Jim went to the Philippines and married Loida.  Jim was on disability pension thus cannot demonstrate financial capability to be able to support Loida and her two dependent children in Australia. He needed someone to give him a written support.  Loida also needed someone who will provide a written support and guarantee that she and her two dependent children will not become burden to the Australian government thus they cannot apply for any allowances from the government. Allan provided Jim with his support and Arlen provided Loida and her children with support and guarantee. 

Loida came with her son, Denver, and left her then young student daughter with her mom. Years passed; Jim’s erratic behavior towards Loida affected her and Denver.  She eventually left Jim. She sold her remaining properties in the Philippines and used the proceeds to pay off her half share of the new house that she now co-owns with Denver.


                           LIFE WITH ARLEN


Arlen and I had a very basic beginning. We were both part time students and full time workers at Camp Crame when we met.

On my first day at work I observed some girls were shy but friendly, some were snubby. Boys were different, some were authoritarians and the rest were really friendly. Common interest formed a group of friends that enjoyed each other’s company in and outside work.

Being a ‘tomboy’ I often joined conversations with the boys in the group who were quiet and allowed my mischievous sense of humour. Billy Marquez, Ben Zaldivar, Boy Sion, Arlen Santos, Lando De Luna and Manny Maniquiz were my buddies. Billy made me the Godmother of their 1st born; Ben helped me when I needed to help my brother, Dan. Arlen and Lando were often my pick-on targets. 

Arlen, who I called ‘Kuwago’ because of his big eyes, is the quiet type, very contented and not bothered by any fuss around. He was always a quiet achiever: always happy with what he was doing.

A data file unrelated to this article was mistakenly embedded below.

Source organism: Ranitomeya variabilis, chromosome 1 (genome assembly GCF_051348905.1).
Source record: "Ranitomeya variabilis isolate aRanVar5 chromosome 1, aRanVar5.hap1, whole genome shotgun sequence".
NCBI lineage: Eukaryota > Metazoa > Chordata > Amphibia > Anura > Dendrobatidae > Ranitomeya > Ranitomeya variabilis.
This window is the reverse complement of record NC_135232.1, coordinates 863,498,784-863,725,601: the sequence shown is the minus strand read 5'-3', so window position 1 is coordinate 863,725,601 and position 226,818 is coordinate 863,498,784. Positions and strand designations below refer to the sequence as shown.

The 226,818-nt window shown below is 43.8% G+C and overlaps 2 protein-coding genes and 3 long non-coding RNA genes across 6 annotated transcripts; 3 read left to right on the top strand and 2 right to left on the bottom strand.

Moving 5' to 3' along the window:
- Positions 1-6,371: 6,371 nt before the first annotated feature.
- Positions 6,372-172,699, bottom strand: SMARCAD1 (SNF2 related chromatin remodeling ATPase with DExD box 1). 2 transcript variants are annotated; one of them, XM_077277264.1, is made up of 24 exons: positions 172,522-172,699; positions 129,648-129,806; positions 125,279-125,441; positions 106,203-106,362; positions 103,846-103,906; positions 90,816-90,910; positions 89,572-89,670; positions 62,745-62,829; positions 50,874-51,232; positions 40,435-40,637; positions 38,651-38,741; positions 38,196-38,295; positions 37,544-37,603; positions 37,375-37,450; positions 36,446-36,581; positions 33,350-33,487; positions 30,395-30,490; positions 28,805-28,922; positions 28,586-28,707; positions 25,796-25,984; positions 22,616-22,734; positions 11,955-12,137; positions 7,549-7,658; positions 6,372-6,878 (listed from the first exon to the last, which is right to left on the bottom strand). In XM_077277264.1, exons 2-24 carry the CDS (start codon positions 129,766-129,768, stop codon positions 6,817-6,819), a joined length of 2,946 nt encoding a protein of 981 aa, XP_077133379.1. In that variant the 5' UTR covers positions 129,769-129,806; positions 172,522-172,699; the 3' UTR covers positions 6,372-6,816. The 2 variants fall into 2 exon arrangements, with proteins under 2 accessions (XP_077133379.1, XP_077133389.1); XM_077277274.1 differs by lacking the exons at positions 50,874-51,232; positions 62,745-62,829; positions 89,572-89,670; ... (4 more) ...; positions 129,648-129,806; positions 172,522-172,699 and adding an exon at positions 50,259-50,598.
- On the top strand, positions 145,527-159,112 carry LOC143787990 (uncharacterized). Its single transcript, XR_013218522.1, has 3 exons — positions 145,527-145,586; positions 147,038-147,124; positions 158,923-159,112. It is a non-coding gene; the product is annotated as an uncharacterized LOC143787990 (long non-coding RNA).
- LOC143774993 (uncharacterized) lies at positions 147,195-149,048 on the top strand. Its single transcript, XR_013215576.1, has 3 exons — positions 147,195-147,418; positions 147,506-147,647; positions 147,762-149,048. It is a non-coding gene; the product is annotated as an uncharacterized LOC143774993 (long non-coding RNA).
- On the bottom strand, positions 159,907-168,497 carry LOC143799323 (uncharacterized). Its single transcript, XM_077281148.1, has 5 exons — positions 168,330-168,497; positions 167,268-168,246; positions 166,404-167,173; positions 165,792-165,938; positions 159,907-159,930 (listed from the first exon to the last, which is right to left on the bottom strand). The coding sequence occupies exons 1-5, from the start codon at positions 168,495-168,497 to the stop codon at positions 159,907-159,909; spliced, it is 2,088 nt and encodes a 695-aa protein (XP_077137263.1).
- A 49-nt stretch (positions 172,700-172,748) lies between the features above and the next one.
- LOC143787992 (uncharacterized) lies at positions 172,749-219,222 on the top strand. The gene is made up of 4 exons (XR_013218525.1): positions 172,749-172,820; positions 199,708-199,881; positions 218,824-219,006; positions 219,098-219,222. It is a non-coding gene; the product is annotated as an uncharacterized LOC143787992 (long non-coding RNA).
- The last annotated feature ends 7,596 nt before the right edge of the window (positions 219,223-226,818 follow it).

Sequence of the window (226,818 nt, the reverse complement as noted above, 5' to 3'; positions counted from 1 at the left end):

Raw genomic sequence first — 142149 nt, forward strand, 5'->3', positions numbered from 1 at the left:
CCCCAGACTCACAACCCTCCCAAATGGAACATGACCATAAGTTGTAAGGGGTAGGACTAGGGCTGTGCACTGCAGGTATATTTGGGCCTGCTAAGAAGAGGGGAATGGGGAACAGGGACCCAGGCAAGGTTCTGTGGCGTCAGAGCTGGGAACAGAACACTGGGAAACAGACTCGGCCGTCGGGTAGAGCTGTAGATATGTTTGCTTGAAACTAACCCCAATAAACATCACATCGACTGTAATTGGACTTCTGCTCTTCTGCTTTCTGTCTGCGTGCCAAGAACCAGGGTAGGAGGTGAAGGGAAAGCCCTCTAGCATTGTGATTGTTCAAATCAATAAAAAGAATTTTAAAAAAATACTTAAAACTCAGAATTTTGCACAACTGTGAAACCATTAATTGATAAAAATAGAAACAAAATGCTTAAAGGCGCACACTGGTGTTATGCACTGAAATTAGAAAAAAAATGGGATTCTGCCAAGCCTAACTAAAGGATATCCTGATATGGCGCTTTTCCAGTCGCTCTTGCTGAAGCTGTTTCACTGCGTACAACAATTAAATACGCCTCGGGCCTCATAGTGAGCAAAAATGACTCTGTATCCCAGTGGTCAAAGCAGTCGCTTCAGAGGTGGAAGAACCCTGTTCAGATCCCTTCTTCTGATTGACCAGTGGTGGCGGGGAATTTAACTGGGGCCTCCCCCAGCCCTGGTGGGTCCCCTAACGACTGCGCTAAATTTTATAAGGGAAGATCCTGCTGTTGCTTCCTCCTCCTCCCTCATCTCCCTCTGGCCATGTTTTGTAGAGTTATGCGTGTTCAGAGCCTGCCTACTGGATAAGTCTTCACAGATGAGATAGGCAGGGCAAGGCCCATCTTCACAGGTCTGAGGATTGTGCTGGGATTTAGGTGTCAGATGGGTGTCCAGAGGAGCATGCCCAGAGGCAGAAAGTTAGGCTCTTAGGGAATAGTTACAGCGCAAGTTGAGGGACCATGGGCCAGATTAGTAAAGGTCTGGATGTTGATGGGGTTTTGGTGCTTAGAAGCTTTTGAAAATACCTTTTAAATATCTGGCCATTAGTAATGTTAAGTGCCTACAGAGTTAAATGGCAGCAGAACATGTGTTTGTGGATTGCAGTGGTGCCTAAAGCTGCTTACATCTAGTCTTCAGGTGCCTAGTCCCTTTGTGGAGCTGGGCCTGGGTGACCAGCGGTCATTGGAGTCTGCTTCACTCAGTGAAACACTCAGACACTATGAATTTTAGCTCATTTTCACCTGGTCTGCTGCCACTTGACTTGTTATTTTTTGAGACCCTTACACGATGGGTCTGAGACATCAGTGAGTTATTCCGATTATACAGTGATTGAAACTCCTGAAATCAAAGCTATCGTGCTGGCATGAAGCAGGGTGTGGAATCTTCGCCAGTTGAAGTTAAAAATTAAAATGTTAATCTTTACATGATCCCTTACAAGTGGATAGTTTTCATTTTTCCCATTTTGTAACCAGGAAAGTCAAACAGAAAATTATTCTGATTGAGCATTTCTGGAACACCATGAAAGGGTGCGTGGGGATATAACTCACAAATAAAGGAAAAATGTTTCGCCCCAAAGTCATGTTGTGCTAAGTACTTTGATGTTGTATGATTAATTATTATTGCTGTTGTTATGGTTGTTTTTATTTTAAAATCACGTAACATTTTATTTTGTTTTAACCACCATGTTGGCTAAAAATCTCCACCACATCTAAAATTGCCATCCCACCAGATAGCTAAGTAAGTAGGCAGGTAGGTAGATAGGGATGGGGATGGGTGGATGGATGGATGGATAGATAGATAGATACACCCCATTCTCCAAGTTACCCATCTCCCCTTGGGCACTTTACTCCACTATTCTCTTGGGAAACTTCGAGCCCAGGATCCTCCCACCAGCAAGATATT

One time, a Lieutenant asked me if I want to attend a programming training, I asked if he could also include my cousin, Violeta, and Arlen. Arlen got the highest mark and of course I was 2nd and Violeta 3rd (and that was only because he allowed us to copy his answers ha ha ha) . Arlen was able to successfully run the PC Payroll program but was overshadowed by his supervisor who wanted to take the credit for himself; I persuaded him to present himself to the CEO.

I also had some friends outside work and most of them were boys but I was not mischievous around them. I also did manage to distract some who were giving me their special attentions as I was concerned that it will ruin my plan of leaving for America.

Arlen always took his childhood friend Sonny in our regular group outings, but I noticed that Sonny was a bit extra close to me. I declined Sonny’s numerous invites of picking me up from work but one day, I eventually said yes.  I was not aware of the plan of the two conniving friends but before I left work Arlen made a comment that added to my already uncomfortable feelings towards Sonny.  I was very quick to decline his invite of watching a movie with him and expected his quick exit but instead he persisted for us to eat at a Chinese restaurant in Cubao.  I was still feeling uneasy when Sonny casually asked me if like him, I shaked my head. The smile on his face made me think there’s really something wrong with him then he said “it’s actually Arlen who likes you”.

The following morning Arlen came to me and without a word he handed me a folded paper.  He wrote ... I love you and I am going with you to America.  Ayayay.  We became boyfriend/girlfriend but were able to keep it secret from the group until we were about to get married.

Our wedding was on a very tight budget but looked flashy as we had 4 sets of bride maids and best men, 3 sets of God Parents, who one of them was the wife of our then Commanding Officer, and attended by quite a few relatives on both sides and workmates. I was really surprised to see our previous Commanding Officer, Col. Trance, who we forgot to invite. We went to Baguio for our honeymoon.

After the wedding, we rented a tiny room at Barrio Camp Crame We used our wedding gift money to buy a wooden bed, a small gas stove, and a wooden wardrobe. A year after, we moved to an apartment in Murphy taking our one week old daughter, April.